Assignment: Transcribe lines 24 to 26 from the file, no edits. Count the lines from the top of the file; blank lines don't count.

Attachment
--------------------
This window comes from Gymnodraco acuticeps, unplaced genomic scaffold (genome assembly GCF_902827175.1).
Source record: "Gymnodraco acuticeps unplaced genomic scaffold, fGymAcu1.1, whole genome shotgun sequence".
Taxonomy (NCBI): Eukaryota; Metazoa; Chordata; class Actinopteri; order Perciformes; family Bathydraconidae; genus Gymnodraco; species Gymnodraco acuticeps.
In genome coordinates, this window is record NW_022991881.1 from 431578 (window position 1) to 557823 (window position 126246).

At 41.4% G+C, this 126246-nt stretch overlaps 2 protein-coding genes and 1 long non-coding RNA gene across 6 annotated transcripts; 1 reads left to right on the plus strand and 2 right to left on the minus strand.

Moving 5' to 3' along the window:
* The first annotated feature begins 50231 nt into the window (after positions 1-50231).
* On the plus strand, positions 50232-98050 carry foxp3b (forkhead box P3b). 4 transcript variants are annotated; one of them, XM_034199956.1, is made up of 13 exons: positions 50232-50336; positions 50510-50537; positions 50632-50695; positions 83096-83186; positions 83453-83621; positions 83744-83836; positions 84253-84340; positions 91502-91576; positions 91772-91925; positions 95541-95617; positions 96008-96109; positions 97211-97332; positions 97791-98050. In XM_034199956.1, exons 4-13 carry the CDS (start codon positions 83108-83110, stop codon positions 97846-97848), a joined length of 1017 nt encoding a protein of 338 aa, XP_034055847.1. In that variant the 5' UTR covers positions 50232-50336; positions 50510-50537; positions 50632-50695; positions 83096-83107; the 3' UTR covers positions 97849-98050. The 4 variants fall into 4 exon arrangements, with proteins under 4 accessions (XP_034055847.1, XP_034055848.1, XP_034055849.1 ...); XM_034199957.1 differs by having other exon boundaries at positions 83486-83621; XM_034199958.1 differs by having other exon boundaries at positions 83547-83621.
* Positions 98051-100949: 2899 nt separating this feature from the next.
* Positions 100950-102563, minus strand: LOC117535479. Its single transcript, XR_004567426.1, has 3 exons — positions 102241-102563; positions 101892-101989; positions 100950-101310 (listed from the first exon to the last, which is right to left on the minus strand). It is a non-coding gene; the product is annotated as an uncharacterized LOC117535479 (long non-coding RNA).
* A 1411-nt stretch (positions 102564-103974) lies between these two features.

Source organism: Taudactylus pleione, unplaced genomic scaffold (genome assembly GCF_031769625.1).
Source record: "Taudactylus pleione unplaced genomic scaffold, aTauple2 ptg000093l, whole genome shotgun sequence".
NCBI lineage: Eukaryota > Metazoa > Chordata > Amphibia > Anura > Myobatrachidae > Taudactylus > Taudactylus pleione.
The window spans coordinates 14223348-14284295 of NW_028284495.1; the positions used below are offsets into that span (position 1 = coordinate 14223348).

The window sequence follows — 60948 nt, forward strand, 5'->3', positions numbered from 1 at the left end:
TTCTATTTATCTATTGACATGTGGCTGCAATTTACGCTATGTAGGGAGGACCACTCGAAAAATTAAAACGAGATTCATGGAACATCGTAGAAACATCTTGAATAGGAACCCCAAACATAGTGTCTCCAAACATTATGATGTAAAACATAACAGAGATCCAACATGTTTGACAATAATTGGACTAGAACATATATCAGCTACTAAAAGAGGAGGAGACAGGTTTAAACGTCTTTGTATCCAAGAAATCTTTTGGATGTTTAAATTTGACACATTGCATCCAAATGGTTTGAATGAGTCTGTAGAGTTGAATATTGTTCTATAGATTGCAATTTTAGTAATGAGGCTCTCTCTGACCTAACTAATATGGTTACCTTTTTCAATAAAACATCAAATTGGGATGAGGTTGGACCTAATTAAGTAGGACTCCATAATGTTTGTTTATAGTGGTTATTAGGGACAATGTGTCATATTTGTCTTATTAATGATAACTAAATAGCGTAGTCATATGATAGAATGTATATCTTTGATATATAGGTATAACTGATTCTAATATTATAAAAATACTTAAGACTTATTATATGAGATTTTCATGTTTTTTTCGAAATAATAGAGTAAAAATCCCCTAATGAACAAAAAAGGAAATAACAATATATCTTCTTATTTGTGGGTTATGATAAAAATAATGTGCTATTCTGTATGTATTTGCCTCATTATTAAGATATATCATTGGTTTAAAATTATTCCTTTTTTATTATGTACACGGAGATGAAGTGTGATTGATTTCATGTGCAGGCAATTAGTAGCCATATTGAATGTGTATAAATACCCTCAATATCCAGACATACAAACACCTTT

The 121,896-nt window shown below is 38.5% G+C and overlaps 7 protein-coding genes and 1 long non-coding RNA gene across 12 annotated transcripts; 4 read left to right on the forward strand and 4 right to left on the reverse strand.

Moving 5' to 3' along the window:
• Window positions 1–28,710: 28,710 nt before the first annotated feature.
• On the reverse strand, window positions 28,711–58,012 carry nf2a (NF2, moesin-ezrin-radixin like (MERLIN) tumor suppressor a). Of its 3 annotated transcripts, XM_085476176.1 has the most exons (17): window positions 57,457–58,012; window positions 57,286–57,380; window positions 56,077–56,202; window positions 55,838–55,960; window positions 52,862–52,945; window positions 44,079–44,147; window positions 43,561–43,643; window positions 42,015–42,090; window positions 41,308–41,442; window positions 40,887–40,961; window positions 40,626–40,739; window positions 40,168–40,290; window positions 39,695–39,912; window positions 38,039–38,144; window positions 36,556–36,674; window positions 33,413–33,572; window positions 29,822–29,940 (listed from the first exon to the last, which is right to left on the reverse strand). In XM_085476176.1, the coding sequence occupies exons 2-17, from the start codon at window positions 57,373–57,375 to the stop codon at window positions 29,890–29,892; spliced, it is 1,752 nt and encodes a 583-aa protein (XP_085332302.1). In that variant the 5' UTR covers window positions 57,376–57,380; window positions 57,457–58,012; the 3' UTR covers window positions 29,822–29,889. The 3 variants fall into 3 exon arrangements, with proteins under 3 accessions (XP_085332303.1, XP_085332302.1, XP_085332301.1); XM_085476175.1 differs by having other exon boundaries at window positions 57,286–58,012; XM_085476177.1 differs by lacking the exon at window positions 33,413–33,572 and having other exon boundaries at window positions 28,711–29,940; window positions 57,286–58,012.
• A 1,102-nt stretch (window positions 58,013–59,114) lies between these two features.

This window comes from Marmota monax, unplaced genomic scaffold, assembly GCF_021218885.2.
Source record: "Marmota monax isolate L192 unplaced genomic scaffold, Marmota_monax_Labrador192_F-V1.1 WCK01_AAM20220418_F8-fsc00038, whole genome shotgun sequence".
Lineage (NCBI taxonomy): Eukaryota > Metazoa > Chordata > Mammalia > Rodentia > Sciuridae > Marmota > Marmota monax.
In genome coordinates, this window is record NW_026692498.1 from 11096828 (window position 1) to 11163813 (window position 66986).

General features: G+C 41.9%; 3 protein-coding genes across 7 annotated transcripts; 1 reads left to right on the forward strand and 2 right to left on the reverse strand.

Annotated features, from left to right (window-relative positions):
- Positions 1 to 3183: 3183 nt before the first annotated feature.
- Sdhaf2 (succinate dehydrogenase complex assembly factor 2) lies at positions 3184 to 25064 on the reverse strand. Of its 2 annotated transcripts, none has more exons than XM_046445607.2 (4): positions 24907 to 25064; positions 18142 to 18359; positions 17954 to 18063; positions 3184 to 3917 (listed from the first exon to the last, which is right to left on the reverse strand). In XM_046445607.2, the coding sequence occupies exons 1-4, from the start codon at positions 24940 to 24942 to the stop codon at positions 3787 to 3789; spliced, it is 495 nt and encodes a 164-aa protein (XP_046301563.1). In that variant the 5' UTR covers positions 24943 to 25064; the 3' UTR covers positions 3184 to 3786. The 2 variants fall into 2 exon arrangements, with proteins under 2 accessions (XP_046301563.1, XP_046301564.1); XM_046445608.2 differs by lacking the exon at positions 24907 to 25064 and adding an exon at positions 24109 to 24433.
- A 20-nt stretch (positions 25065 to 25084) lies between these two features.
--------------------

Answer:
Source record: "Marmota monax isolate L192 unplaced genomic scaffold, Marmota_monax_Labrador192_F-V1.1 WCK01_AAM20220418_F8-fsc00038, whole genome shotgun sequence".
Lineage (NCBI taxonomy): Eukaryota > Metazoa > Chordata > Mammalia > Rodentia > Sciuridae > Marmota > Marmota monax.
In genome coordinates, this window is record NW_026692498.1 from 11096828 (window position 1) to 11163813 (window position 66986).